L’objet de cet article est de mesurer les interactions entres les troubles liés à l’usage de drogue, les troubles sociaux et les troubles de la personnalité (axe II du DSM IV). Sur le plan méthodologique, la prévalence des troubles de la personnalité dans un échantillon de 212 hommes toxicomanes issus d’une population de 999 hommes en situation de précarité est comparée à des données de la littérature concernant les usagers de drogue et la population générale. Des mesures épidémiologiques (interaction additive, fraction étiologique) évaluent l’effet combiné, d’une part, de l’usage de drogue et des troubles de personnalité sur la précarité et, d’autre part, de l’association entre difficultés sociales et les troubles de l’axe II sur la fréquence de l’usage de drogue dans cet échantillon. La répartition des troubles de la personnalité n’étant pas influencée par l’association des deux autres troubles, la conclusion conduit à penser qu’ils doivent faire l’objet d’une attention particulière dans le traitement de l’usage de drogue.
The impact of the mental disorders (axis I and II, according to DSM IV) on psychosocial problems (axis IV) is now a well-known fact, notably when substance abuse disorders are encountered on axis I. This leads to the conclusion that personality disorders increase the risk of substance abuse, that substance abuse increases the risk of homelessness, that dual diagnosis has a high impact on homelessness and underlines interactions between personality disorders (PD), drug abuse (DA) and homelessness. The aim of this paper is also to study these interactions.
We will process the classical epidemiological measures, which have already produced interesting findings on other substance-linked disorders. We will study the multiplicative interaction (IAB) and the etiological fraction (EFi) linked to interaction, which evaluate the effects of two factors on another. According to the authors, the IAB determines whether the co-occurrence of two risk factors in a group induces more cases than each factor acting together; also if the IAB is greater than 1 it is possible to estimate the EFi, that proportionally measures the number of cases of the third factor that can be attributed to the co-occurrence. We will also study the interactions of homelessness and PD on DA, of the PD and DA on homelessness, and of this association DA and homelessness on PD. The data we will use in the paper deal with the prevalence of PD in general, drug users (n=226), homeless (n=999) and homeless drug abusers (n=212). The two last data are extracted from the same population and have been collected through clinical interviews, and the diagnosis follows the DSM criteria. They are comparable to Kokkevi et al.’s sample regarding the drug (heroin), the mean age (28 years for Kokkevi et al., 27 years in our sample), and the geographic origin of the populations (Mediterranean basin).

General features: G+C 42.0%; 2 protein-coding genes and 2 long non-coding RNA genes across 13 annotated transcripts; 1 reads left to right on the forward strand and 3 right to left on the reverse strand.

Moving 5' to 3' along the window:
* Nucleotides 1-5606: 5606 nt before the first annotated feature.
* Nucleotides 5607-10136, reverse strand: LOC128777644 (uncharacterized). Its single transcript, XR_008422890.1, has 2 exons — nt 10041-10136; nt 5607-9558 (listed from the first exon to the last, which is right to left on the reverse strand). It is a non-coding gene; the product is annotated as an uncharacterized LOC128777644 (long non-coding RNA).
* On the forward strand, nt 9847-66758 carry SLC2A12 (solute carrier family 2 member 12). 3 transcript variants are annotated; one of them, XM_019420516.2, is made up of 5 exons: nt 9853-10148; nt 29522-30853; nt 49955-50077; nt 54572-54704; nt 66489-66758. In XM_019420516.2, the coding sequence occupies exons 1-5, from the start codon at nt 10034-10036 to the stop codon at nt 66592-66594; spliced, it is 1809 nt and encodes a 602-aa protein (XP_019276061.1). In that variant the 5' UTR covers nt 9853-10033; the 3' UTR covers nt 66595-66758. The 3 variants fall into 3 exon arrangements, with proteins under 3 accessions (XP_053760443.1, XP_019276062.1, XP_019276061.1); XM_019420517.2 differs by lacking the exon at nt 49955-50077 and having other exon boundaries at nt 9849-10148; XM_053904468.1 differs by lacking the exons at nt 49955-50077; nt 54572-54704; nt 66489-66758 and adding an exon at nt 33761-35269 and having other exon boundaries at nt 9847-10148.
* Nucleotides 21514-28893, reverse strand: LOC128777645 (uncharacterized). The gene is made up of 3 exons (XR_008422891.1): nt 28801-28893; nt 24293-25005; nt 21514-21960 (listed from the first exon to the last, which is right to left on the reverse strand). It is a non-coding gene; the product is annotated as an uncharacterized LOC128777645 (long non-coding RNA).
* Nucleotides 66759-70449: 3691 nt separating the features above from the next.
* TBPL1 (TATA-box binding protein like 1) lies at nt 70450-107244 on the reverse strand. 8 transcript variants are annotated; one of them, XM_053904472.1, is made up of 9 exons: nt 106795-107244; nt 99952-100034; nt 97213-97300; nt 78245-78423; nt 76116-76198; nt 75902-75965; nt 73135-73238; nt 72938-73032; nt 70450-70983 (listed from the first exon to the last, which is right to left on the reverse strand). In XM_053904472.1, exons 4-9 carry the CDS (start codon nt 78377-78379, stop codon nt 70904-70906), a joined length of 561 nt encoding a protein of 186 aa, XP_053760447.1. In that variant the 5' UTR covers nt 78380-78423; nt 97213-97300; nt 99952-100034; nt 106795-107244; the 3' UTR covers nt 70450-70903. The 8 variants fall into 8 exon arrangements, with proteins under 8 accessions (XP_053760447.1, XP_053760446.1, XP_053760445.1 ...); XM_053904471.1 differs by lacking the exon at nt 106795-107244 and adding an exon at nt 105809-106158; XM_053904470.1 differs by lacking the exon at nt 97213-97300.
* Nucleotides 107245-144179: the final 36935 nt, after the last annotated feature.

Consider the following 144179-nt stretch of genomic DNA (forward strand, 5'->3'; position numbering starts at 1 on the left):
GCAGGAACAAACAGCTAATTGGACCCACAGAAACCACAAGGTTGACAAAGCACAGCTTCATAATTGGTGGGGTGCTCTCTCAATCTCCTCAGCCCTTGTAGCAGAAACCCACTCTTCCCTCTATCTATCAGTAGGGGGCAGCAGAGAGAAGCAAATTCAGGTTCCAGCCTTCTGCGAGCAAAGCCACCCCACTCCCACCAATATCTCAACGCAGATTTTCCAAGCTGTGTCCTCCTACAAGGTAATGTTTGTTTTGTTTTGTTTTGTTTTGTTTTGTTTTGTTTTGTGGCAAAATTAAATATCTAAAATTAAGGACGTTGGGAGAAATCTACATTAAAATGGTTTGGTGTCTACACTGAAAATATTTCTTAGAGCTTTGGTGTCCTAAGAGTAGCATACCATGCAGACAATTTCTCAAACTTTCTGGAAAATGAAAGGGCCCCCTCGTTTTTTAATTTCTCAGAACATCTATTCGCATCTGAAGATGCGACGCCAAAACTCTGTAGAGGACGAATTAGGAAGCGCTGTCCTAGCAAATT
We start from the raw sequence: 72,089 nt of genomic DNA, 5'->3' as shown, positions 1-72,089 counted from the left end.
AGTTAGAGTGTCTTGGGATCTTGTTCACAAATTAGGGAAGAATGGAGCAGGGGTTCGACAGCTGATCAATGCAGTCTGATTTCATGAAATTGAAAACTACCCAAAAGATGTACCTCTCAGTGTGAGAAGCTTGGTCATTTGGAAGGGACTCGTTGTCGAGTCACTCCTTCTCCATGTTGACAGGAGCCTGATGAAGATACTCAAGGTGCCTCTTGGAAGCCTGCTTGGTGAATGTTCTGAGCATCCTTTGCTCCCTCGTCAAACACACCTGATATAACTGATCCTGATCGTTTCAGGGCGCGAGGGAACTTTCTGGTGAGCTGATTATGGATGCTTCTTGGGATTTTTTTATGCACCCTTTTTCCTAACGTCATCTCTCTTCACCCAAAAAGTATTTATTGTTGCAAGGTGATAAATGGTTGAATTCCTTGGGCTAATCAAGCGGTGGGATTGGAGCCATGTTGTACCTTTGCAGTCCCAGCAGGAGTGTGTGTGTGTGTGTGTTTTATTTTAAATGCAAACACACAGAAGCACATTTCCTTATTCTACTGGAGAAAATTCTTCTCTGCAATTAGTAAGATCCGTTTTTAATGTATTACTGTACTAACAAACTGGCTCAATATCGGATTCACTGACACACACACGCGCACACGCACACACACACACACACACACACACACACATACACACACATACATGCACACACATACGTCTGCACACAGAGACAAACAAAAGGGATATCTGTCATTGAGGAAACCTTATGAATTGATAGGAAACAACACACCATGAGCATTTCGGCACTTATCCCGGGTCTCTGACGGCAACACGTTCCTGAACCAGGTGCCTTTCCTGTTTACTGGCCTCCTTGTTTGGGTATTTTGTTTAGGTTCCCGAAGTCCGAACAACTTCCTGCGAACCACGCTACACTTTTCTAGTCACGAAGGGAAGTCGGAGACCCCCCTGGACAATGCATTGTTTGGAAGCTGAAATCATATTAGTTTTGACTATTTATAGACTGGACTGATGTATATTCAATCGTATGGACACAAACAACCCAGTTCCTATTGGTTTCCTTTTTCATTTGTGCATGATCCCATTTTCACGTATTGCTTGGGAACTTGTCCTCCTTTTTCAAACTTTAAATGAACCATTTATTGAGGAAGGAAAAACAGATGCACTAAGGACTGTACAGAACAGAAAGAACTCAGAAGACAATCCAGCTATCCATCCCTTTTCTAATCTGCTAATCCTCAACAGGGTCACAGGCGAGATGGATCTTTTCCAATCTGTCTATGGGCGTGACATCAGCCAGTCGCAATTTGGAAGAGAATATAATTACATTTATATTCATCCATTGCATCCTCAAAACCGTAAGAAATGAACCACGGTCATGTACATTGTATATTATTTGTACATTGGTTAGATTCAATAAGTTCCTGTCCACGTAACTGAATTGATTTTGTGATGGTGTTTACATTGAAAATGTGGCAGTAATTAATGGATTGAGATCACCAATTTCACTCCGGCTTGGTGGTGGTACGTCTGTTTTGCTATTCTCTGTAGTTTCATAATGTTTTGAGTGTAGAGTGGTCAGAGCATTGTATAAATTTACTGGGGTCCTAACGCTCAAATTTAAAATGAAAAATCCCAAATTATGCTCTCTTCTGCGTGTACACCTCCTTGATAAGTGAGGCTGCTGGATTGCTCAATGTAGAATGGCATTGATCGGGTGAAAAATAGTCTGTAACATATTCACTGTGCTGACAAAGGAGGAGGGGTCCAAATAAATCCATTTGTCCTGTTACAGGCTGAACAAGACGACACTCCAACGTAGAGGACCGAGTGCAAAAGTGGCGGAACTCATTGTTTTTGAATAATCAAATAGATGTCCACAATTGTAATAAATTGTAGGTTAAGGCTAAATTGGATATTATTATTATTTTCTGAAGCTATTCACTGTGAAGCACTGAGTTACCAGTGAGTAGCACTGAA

The repartition of PD differs significantly (0.001) in the homeless population and the homeless drug abusers (χ2=70.5, df=20). Therefore, the intensity of this link is low (rφ=0.30), which is a consequence of the high prevalence of PD in the homeless population (80% versus 10% in general population). On the other hand, the reparation of PD in the homeless drug abusers sample and Kokkevi et al.’s drug abusers is different at 0.001 (χ2=92.64, df=20). The link is high (rφ=0.45) and could be interpreted as a supplementary effect of PD’s linked to homelessness and in the PD linked to DA, thus motivating further exploration of the interactions. The comorbidity DA/PD multiplies by 7 the risk of homelessness and explains 46% of the cases of homelessness of our sample (n=212). According to table 4, the association PD/homelessness multiplies by 13 the risk of DA and explains three-quarter of the cases of DA in the personality-disordered homeless people. Moreover, PD appear as basic in the etiopathology of such a morbid constellation since the frequency of their observation is independent of the association homelessness/DA. These findings rejoin the outcomes of similar studies on other addictions.
It could be objected that our sample of homeless men presents a high prevalence (20%) of DA; therefore agreeing with epidemiological works on the homeless population. The results could be discussed regarding other outcomes in drug abuser populations, in which a higher prevalence of PD has been found. Hence, the main results concerning interactions would not change and would have still led to the conclusion that PD are not influenced by the association homelessness/DA. This does not mean that neither homelessness nor DA have an impact on PD. Indeed, some authors have shown that there are variations in drug users’ PD or in the neuropsychological effects of drugs. According to this and to the theory of a central role of PD in substance abuse, PD could influence drug use and be increased by the abuse. This hypothesis should be tested in another study.
Clinically, the association between DA and PD in homeless populations is a major concern regarding the future of these persons. This paper leads to the conclusion that the association PD/homelessness is a risk factor for DA, as is the dual diagnosis PD/DA for homelessness. In other words, in the case of PD, the DA increases the risk of homelessness, which is a risk factor for DA. Lastly, these findings confirm the interest of therapeutic approaches focused on PD.
Mots clés : Situations de précarité, Épidémiologie, Troubles de la personnalité, Usage de drogue
Keywords : Drug use, Epidemiology, Homelessness, Personality disorders
Vol 35 - N° 5P. 448-453 - octobre 2009 Retour au numéro
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